Out of cold storage due to the pandemic’s fiscal impact, NBA expansion talk is heating up again

After most of a year with the primary focus of the NBA geared towards survival in the midst of a global pandemic, whispers of expansion are again on the lips of the league’s leading faces.

Speaking to the media at the start of the 2020-21 NBA season, league commissioner Adam Silver admitted the NBA had kicked up its level of interest in adding teams to the league — and related it was at least in part related to the financial windfall such a move might inject into a league, still working its way back from a historic drop in revenue.

While not on the league’s “front burner”, as Silver put it, the NBA has been re-evaluating its timetable for expansion, with the commissioner saying the pandemic has “caused us to maybe dust off some of the analyses on the economic and competitive impacts of expansion”, sharing that the league has “been putting a little bit more time into it than we were pre-pandemic”.

And for good reason. After the NBA was estimated to have lost nearly $700 million in anticipated revenue, the league’s capabilities for weathering any future political or social turbulence is considerably diminished. So too are plans for expanding the sports’ global reach through its academies, the delayed start of its Basketball Africa League joint venture with FIBA, uneven and uncertain future of the expansion of the G League.

A number of issues coalesce around one specific issue: A lack of depended-on funds caused by Covid-19 in a critical moment for NBA plans worldwide.

With franchise fees expected in the $1 billion range per team — with the likely number being two for a playoff-friendly 32 teams in full — the appeal to owners is obvious, as it is to the league.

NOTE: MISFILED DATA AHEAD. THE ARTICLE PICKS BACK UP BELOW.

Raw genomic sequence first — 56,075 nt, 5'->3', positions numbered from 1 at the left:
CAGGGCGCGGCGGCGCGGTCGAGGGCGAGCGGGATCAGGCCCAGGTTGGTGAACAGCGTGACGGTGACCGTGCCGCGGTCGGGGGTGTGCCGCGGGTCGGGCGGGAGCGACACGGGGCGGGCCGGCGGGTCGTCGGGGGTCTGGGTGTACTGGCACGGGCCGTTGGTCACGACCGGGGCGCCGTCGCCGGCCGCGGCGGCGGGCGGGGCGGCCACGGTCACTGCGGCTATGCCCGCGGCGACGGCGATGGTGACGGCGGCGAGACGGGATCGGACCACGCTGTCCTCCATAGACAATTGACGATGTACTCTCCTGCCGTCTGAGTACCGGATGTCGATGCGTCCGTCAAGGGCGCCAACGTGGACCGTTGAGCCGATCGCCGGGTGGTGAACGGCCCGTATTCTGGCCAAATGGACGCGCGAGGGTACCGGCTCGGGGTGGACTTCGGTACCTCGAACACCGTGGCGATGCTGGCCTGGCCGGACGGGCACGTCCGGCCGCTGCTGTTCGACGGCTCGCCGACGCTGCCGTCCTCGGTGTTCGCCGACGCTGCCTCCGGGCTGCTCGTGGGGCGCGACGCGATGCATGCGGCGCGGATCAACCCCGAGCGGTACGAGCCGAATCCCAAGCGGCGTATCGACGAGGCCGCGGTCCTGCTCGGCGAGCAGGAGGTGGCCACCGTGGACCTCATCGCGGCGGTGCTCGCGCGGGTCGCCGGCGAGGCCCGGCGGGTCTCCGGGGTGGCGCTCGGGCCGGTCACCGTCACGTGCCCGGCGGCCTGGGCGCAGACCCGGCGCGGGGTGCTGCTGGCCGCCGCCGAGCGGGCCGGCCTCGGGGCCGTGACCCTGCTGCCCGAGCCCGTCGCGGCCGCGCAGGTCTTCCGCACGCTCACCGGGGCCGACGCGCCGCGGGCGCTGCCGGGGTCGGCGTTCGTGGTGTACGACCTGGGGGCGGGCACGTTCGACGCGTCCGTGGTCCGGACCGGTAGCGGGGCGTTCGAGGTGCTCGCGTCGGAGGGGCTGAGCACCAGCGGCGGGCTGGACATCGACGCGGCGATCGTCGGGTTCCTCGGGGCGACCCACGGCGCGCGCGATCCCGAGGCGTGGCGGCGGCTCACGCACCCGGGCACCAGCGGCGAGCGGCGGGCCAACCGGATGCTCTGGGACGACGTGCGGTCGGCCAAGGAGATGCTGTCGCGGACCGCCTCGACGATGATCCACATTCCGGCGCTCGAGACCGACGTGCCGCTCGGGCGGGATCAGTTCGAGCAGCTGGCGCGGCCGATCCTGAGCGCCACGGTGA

The general consensus seems to be that there is already enough talent to support two more teams in the league, and awarding franchises to locations that could also boost the media market presence represents an additional way to boost league revenue at a moment when gate receipts are at best an uneven short-term proposition for this and the next season.

Cue the revival of the Seattle Supersonics, a ready-made franchise with a built-in feel-good narrative of righting a historic mistake. While some locations like Las Vegas, Nevada, might appeal out of novelty, no options could better inject cash via media rights deal than a Mexico City franchise, with 20 million regular NBA fans already extant in a country of over 120 million, with all of Latin America able to tune in via syndication.

As Silver alluded, expansion may not be on the top of the league’s to-do list, but with the league’s on-and-off turbulence with the Chinese market still a thing and the pandemic far from over, don’t be surprised if the NBA starts cooking with gas in the next year when it comes to adding teams to the league.